The Mediterranean is a space of relations and, simultaneously, a border between cultures, civilisations and economic systems. Those elements of fragmentation and conflict that scatter the history of the Mediterranean have also facilitated, over time, the development of dense trade relations and intense cultural exchanges. It is true that in recent decades, divergent growth paths in the two shores of the basin have widen the gaps in terms of demographic growth, socio-economic development and quality of institutions, yet a longer-term perspective identifies clear and solid elements of homogeneity and common features among Mediterranean regions. Hence, in the long run those differences causing imbalances and disharmony may contribute to generate complementarity and spur growth and development for all countries in the area. For this to occur, however, one needs targeted policy interventions, the willingness to cooperate and collaborate among national governments, the involvement of European institutions and the rethinking of the objectives and instruments of the European Union's Euro-Mediterranean Policy.
The mission of the Institute for Studies on the Mediterranean is to study the dynamics and nature of the growth and development processes of the countries in the area. The regional focus hinges on the strategic centrality of the Mediterranean, both geo-economic and political. At the intersection of three continents, this sea is the centre of gravity of trade in goods, energy resources, men and technology between North and South and between East and West. On a geopolitical level, the dialogue between Europe and the Mediterranean is essential to support the closely linked political transition taking place in the countries on the southern shore, the fight against terrorism and the management of migration flows. The reading of such a complex and rapidly evolving reality requires multidisciplinary analyses that intersect historical, economic, geographical and sociological models and methodologies with the aim of understanding the each country short and long term growth trajectories. Such dynamics, in fact, have peculiarities that can hardly emerge from analyses focused on individual countries or micro areas. The ultimate aim is to provide explanation of phenomena, projections on possible future scenarios and policy guidelines that can support targeted interventions to reduce imbalances and stimulate growth in the area.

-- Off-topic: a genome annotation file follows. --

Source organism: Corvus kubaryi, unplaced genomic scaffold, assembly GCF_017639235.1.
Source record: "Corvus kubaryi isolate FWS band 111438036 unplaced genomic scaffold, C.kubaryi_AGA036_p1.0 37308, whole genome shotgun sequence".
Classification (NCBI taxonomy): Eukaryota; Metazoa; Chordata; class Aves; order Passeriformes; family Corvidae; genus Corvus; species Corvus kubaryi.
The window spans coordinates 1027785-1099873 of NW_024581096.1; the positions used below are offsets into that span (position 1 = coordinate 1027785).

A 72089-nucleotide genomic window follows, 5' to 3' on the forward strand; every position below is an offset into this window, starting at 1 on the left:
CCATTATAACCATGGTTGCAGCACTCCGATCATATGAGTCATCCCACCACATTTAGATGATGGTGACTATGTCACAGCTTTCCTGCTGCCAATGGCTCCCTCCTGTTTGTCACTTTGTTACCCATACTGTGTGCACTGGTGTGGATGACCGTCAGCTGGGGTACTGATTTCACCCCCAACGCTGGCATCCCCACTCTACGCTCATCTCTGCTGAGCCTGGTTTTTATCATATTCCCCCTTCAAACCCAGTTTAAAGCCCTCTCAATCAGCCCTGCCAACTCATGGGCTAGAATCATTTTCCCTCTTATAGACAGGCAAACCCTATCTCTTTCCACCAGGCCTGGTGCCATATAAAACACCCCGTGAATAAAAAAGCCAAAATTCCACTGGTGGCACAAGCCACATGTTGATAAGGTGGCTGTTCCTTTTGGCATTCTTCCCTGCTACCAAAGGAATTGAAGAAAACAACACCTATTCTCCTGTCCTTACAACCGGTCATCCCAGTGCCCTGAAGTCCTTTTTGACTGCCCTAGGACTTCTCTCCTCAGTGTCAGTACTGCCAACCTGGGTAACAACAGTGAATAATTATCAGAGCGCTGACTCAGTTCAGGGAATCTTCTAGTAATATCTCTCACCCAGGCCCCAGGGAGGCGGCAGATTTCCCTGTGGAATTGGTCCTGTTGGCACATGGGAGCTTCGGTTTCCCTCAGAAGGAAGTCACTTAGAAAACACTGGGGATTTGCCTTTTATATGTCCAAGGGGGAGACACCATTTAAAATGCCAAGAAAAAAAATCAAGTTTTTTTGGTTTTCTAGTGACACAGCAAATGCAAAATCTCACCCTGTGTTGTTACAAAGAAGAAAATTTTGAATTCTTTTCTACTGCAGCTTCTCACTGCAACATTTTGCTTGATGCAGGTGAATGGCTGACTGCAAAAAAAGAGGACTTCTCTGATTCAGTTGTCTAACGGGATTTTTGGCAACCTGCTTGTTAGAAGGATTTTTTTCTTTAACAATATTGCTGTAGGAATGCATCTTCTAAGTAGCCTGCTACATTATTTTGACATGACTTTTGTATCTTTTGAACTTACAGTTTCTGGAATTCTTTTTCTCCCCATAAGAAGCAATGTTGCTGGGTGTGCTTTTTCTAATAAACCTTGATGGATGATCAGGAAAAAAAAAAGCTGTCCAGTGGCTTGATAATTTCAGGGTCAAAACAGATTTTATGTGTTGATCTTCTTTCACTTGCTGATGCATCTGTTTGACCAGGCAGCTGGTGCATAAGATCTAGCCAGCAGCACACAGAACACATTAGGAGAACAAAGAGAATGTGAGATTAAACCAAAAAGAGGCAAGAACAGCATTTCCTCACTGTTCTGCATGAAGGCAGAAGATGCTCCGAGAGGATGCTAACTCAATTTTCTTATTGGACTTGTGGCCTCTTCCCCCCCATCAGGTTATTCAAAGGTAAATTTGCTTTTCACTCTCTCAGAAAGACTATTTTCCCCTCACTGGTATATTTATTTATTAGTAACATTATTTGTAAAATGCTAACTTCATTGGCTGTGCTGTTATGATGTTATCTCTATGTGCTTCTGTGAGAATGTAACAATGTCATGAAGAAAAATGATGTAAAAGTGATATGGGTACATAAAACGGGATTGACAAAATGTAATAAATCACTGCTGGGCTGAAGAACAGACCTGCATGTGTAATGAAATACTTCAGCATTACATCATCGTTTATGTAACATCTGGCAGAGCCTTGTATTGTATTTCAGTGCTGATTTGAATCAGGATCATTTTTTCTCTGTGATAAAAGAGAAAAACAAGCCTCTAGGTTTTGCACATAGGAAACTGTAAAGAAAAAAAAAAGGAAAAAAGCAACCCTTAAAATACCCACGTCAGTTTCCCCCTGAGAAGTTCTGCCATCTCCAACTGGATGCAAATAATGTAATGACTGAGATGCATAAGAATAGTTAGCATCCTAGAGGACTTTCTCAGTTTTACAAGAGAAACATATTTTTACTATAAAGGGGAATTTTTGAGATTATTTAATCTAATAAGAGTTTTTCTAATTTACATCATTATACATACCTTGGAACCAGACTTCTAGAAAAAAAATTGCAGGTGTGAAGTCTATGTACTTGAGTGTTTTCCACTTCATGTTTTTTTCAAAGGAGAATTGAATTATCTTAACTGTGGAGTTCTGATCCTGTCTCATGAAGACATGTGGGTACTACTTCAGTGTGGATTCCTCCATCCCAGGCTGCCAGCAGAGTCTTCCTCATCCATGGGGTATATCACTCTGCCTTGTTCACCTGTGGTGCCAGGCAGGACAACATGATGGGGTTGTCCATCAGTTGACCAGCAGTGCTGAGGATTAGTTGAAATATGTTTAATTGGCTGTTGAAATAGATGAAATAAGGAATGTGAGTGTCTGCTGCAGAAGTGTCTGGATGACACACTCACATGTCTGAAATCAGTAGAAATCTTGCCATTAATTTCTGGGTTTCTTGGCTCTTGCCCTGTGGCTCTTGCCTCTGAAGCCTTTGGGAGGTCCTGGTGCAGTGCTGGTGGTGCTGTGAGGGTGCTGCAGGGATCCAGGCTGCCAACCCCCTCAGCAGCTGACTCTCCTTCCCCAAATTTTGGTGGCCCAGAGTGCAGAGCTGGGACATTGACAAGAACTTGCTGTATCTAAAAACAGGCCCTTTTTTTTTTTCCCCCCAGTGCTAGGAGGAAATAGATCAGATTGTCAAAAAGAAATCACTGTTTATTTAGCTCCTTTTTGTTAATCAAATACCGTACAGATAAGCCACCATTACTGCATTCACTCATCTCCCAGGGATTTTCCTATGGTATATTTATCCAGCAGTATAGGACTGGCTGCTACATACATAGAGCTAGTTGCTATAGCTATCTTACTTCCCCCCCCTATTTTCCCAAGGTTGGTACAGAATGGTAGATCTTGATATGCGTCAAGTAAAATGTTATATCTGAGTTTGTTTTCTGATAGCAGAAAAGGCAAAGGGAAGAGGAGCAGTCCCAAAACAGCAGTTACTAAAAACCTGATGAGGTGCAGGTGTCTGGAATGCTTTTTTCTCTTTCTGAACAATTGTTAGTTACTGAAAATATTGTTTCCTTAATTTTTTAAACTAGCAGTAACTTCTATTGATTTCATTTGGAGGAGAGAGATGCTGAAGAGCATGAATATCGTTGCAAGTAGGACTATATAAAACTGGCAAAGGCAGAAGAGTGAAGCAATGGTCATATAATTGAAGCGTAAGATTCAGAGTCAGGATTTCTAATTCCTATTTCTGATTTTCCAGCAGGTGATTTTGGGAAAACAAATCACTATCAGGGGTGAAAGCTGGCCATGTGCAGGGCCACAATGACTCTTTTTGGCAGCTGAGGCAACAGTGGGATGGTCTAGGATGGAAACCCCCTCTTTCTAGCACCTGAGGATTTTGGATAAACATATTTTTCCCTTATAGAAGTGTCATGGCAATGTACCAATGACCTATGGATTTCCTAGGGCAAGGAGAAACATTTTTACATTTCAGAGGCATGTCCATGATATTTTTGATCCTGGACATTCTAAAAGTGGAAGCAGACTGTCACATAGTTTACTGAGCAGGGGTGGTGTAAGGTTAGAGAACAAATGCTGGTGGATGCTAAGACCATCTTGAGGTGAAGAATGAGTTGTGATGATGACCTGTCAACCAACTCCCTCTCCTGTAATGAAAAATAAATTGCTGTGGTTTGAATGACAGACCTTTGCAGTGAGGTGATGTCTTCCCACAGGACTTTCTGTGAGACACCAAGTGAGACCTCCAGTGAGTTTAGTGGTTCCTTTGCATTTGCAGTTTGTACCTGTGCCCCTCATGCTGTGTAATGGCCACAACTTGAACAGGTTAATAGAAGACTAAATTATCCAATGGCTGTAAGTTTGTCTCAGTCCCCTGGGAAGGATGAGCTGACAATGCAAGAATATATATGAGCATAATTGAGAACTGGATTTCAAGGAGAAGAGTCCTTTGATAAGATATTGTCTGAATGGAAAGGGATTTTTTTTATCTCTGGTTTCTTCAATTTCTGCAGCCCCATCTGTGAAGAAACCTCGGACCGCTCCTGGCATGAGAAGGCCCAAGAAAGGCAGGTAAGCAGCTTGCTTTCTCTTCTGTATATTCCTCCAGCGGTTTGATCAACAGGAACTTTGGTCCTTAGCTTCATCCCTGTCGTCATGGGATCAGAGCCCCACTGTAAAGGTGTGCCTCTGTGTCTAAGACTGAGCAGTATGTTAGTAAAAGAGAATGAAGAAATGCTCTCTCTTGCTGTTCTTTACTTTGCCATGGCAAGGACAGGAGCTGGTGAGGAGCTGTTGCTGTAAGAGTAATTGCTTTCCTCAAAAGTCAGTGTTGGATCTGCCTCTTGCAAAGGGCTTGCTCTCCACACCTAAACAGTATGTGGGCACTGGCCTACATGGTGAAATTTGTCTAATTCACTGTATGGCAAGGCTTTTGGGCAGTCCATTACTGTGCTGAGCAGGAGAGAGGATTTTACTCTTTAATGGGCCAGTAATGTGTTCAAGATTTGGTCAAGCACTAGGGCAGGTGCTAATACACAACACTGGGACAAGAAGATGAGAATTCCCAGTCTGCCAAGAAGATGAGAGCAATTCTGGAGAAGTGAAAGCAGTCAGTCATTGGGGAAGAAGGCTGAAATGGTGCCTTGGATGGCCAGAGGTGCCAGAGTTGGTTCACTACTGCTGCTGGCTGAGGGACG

The research activities are based on a number of fundamental thematic axes which, by enhancing the Institute's scientific expertise, aim to describe different aspects of the Mediterranean countries by means of
- the analysis of development processes and regional dualism, which sees the functional dependence between poor and rich areas;
- the comparative and prospective analysis of governance and institutional building processes and their functioning in the European and Euro-Mediterranean context;
- the study of the territory, environment and landscape as factors of development and stability;
- the study of trade flows and logistics;
- the study of migration and socio-cultural phenomena.